SPECIAL PRICE – Prima Elisa’s Book $5.00 off at Amazon.com

28 Nov

screen-shot-2013-01-30-at-10-27-32-am1.pngPrima Elisa’s book is now reduced to $7.50 at amazon.com.   If you haven’t purchased the book yet…or desire extra copies, this is a chance to save $5.00 per book!




You can purchase the book at Amazon.com.  Click on the following link to order the book from Amazon.com:




You can also purchase the book at Createspace.com.  Click on the following link to order the book from Createspace.com:


I Never Had A Banana Split is a collection of vignettes (short stories) about growing up as a Chicana in the East Los Angeles area.  It will bring back fond memories of your youth and give you a vivid understanding of Elisa’s life experiences in a fun-to-read account of her life.


If you have enjoyed Elisa’s writings in this blog,  you will surely enjoy reading her book.   The list price is $12.50, but you can save $5.00 by ordering now!   The book is now available for immediate shipment.

Thanks for being loyal followers of the Prima Elisa Blog.

Dave Perez (Elisa’s son)


Memorial Services For Prima Elisa

24 Oct
Memorial Services for Elisa Perez will be as follows:
Rosary (viewing) will be held on Monday October 28th at 7:00-9:00pm
Pierce Brothers Mortuary 1136 E. Las Tunas Dr.
San Gabriel, CA 91776
Funeral services will be held the following day (Tues) at 10:00am
Saint Anthony’s Catholic Church
1901 S San Gabriel Blvd
San Gabriel, CA 91776



Thank you for all of your loving comments.

The Perez Family

Elisa Perez April 29, 1926 – October 20, 2013

21 Oct

Screen shot 2011-06-27 at 11.27.49 AMElisa Perez passed away on October 20th, 2013 after    several months of being ill.  She died at home in La Puente, California with her loving family present.  She will be sorely missed by her family and many friends.

May she Rest in Peace and forever be in our memories.

Now It Can Be Told

2 Jun

 How I found “La India in The Cave”

During my second trip to Ojinaga, I met with primo Manuel Tercero Proano, the former presidente de Ojinaga.  Manuel’s grandfather (Deciderio Tercero) was a descendant of early La Junta soldiers.

Deciderio married Susanna, the sister of my grandpa Esteban Lujan.   At the time that we met, Manuel was prepping primo Victor Sotelo Mata who would be running for presidente when Manuel would reach the end of his term.   I related my mother’s story about my great-great-grandfather having kept an Indian mistress in a cave.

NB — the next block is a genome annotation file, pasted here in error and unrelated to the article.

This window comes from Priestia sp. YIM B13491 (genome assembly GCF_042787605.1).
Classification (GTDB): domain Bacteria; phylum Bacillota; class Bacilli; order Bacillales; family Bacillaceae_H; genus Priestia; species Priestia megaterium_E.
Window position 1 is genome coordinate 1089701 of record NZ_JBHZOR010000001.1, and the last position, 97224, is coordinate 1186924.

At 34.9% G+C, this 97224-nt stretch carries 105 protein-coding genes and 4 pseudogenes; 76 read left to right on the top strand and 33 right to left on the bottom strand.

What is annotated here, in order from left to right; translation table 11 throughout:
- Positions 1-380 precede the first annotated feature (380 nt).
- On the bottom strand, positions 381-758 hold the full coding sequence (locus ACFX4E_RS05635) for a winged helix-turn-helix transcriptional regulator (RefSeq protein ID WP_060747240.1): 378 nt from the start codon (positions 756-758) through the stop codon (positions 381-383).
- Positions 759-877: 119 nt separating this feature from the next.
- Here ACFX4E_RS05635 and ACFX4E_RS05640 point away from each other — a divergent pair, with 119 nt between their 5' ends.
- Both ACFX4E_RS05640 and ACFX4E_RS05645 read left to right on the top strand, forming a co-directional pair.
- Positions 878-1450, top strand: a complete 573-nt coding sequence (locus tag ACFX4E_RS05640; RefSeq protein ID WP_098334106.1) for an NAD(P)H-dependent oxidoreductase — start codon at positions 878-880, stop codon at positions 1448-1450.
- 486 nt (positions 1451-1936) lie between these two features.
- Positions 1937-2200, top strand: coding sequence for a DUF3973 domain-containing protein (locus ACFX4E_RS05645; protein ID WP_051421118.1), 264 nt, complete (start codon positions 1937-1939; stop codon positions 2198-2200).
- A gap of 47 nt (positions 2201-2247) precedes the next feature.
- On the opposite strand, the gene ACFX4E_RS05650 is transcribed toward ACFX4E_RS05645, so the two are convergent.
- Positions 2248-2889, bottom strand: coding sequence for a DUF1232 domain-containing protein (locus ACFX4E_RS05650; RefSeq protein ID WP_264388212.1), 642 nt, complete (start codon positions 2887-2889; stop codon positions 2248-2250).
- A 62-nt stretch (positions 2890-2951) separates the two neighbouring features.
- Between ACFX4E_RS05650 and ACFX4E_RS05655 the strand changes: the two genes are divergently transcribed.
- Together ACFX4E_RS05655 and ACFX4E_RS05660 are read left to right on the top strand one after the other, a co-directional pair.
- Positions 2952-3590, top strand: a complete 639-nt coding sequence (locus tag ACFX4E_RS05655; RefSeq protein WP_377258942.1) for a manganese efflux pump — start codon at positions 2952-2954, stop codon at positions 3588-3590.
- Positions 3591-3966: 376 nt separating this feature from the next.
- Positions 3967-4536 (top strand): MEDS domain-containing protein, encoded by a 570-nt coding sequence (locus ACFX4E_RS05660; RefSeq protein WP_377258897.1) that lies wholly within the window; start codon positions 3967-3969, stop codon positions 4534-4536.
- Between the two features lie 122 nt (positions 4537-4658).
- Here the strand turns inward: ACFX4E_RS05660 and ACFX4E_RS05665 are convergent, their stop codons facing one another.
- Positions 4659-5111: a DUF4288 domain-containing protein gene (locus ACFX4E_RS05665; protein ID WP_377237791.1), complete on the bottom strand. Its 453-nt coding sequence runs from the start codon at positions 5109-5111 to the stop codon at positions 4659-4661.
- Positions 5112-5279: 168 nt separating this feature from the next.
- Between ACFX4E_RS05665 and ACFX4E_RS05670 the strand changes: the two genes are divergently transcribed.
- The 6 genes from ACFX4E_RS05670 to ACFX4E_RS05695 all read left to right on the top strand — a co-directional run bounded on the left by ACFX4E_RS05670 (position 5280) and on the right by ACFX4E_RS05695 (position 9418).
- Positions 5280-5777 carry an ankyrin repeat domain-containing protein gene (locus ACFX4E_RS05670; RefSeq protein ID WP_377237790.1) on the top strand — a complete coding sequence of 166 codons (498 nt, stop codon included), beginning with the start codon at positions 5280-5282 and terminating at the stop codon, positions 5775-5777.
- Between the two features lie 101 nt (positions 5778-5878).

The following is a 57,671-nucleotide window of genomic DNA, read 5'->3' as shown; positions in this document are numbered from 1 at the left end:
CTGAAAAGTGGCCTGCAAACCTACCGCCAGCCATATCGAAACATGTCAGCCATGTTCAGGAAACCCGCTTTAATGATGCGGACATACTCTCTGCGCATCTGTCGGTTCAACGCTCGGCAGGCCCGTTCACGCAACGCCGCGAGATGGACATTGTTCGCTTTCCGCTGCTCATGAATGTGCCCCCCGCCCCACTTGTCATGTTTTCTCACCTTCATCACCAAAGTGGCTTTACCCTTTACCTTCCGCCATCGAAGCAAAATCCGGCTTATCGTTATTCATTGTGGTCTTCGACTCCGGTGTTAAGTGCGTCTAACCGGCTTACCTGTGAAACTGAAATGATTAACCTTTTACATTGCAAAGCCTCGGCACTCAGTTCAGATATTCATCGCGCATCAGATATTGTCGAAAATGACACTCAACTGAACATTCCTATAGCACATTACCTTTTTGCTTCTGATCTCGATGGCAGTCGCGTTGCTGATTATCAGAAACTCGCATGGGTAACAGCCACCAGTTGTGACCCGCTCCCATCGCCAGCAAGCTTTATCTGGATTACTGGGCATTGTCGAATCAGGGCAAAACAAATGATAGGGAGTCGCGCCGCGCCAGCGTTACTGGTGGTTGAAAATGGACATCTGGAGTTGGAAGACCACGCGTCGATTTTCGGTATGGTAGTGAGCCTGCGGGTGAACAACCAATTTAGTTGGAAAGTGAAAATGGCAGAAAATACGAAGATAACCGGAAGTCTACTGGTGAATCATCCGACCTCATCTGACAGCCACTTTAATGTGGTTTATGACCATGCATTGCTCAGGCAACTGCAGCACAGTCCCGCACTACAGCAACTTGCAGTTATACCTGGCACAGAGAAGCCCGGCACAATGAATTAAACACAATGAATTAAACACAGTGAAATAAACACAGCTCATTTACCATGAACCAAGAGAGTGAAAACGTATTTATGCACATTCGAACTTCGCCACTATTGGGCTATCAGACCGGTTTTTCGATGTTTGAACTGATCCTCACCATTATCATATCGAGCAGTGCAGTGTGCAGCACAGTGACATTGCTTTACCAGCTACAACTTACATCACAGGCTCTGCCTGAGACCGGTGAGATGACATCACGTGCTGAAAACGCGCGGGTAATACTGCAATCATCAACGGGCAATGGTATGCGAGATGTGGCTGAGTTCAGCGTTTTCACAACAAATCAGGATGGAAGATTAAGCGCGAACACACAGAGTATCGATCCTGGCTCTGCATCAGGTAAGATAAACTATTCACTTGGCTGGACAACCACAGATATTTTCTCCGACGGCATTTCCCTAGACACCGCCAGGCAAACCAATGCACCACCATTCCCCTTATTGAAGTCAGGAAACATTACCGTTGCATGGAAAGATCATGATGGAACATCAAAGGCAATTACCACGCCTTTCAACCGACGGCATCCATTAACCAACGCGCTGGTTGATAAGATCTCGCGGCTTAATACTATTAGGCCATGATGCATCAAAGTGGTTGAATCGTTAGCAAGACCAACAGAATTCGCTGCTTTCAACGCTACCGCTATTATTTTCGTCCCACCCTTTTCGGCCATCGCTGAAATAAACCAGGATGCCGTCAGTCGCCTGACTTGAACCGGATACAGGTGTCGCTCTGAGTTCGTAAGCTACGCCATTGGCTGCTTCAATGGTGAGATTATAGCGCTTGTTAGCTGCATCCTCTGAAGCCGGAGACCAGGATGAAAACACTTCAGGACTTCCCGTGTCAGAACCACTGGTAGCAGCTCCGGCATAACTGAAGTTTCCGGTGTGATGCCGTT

Some months later, Manuel, who spent much time organizing records at Ojinaga’s Cathedral (Nuestro Padre Jesus), sent me a seemingly insignificant scrap of paper that cites my great-grandfather Hilario Lujan and Chona Saez as “natural parents” of Concepcion!

Bingo!  I now had the name of La India!  But how was I to find those primos?   Down the line I made the acquaintance of Joyce Means, author of  “PANCHO VILLA DAYS IN PILARES”.  She mentions not only Concepcion but another brother, Ygnacio Lujan.   Soon a reliable Ojinaga source told me that indeed there had been “primos” who worked at the T. O. Ranch of Pilares, Mexico, and that Ygnacio Lujan had been Straw-Boss there.  I had searched in vain for descendants of Elisa and Eloisa, daughters of Ygnacio.  I had kind of put my search on the back shelf until recently when I received an e-mail from a prima (Andrea Saenz Holms) who lives in Arizona.  She is a highly accomplished scholar, a poet and an all-round beautiful individual.

Now that my primo, two-time Ojinaga presidente Manuel Tercero Proano is gone, I would like to return the little scrap of paper, The Baptism record of Concepcion Lujan   Parents: Hilario and Chona Saez, to its rightful place.   At the time the primo sent it to me he stated that it was better in my hands because it was not being properly cared for at the church rectory.

Indeed, when I went to the rectory, folders dating all the way back to the early 1700’s sat on a shelf in the open, exposed to dampness and extreme heat.  I might add that the last time I was there a book of 1860 entries was missing!  The last I heard was that the State of Chihuahua had taken these records over.  Now that El Primo is not here to suffer repercussions for having taken the entry, I shall return it to its rightful place.